Don't let the strip-mall setting keep you from venturing inside of the McMenamins Highland Pub & Brewery. A half-dozen picnic tables act as a buffer between the stand-alone brewpub and the adjacent parking lot. The L-shaped dark wood bar features about a dozen stools, while the dining area offers twelve booths and another twelve light wood tables and chairs. The interior is far from "dark and dingy", with green printed carpet beneath and a high, peaked ceiling supporting colorful beer banners overhead. Large dark gray ducting are purely functional, in contrast to the dangling live plants that appear very ornamental. Atop the bar stand statues and plants, surrounded by artistic tapestries and looked on from above by a large painted glass chandelier. Behind the bar lies the compact open kitchen. The classic McMenamins's style brewhouse is clearly visible to customers: 180 gallon brew kettle, rectangular open mash tun, and the requisite three decorated Grundy fermenters.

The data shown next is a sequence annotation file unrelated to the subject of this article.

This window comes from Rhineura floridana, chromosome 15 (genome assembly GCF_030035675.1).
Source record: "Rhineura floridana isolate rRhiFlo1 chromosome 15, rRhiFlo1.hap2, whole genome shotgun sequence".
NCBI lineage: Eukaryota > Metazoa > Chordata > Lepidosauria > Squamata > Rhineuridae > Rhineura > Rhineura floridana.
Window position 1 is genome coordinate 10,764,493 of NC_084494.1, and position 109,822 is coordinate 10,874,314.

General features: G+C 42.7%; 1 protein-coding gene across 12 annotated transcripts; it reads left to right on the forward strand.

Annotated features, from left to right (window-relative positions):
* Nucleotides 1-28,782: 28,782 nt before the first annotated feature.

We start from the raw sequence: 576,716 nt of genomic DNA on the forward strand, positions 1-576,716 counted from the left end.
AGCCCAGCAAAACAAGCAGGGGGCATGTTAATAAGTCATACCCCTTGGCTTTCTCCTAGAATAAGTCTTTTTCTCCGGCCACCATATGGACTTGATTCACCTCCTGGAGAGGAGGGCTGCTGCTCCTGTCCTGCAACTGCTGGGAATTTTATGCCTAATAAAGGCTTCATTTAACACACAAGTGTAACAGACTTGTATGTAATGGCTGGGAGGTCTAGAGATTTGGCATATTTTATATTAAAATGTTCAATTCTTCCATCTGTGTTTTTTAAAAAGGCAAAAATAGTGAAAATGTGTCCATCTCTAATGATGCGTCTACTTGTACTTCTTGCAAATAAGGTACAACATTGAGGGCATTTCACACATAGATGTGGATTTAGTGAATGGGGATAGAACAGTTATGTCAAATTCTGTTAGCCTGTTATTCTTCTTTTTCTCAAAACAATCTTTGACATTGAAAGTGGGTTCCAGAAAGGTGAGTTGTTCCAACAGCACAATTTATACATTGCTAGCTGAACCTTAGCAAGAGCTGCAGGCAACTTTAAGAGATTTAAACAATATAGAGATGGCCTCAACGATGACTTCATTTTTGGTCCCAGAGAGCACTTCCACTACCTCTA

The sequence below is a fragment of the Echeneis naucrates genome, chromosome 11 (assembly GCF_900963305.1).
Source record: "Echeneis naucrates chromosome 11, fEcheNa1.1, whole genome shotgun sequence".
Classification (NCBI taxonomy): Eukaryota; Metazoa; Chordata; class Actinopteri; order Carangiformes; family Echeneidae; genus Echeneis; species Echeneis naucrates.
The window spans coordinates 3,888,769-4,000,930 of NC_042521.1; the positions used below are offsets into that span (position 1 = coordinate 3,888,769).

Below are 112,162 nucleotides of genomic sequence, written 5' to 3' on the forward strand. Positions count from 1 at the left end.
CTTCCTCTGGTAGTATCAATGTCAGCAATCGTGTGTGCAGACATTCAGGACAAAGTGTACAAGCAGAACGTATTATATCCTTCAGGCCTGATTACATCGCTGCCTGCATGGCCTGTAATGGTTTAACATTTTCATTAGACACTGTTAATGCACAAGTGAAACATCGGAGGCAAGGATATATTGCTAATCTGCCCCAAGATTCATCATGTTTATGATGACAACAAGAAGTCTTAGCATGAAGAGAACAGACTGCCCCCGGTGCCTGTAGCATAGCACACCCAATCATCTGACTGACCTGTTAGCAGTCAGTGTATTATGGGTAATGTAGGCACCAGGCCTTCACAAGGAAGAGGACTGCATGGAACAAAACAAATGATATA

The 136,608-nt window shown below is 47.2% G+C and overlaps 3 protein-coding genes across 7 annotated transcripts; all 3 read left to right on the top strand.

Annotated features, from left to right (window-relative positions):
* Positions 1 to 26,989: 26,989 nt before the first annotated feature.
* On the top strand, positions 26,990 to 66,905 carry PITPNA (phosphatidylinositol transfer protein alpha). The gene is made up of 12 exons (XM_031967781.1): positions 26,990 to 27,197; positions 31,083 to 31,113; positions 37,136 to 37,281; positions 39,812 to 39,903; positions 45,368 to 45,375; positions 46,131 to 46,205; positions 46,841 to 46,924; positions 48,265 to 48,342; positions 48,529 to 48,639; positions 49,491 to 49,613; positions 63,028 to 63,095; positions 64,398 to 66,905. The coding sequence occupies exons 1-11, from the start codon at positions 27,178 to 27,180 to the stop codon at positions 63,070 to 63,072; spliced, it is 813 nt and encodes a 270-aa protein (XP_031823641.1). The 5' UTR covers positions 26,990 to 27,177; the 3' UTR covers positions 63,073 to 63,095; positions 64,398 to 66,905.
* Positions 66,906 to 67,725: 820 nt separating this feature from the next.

The house beers are joined by those from sister breweries and feed a total of 11 taps bearing the McMenamin moniker. For the unconverted, there is also draught Bud, Bud Light and Henry Weinhard's Root Beer. The Little Lady IPA is a hazy light gold that opens with a pungent, lightly sulfury hop aroma that is followed with a tangy hop bitterness and supportive underlying maltiness. The Powell Butte Bitter is a light gold, its very light body matched to a very dry, almost spicy hop bitterness in the flavor. The cask-conditioned Highlands IPA is a hazy dark gold with a pronounced hop bitterness dominating the flavor profile but tempered by a mellow, very smooth mouthfeel. In addition to common serving sizes, the bar offers a quart for $4, two quarts for $8, and a "jar" for $1.50. The place seats 115 but if you'd like some beer "to go", that can be accommodated. Overall, the McMenamins Highland Pub & Brewery offers good beers and a relaxed setting to enjoy them. Another example of a great neighborhood place in the Portland metro area that is a key component to making a community "livable."
Reviewed by Tom Ciccateri -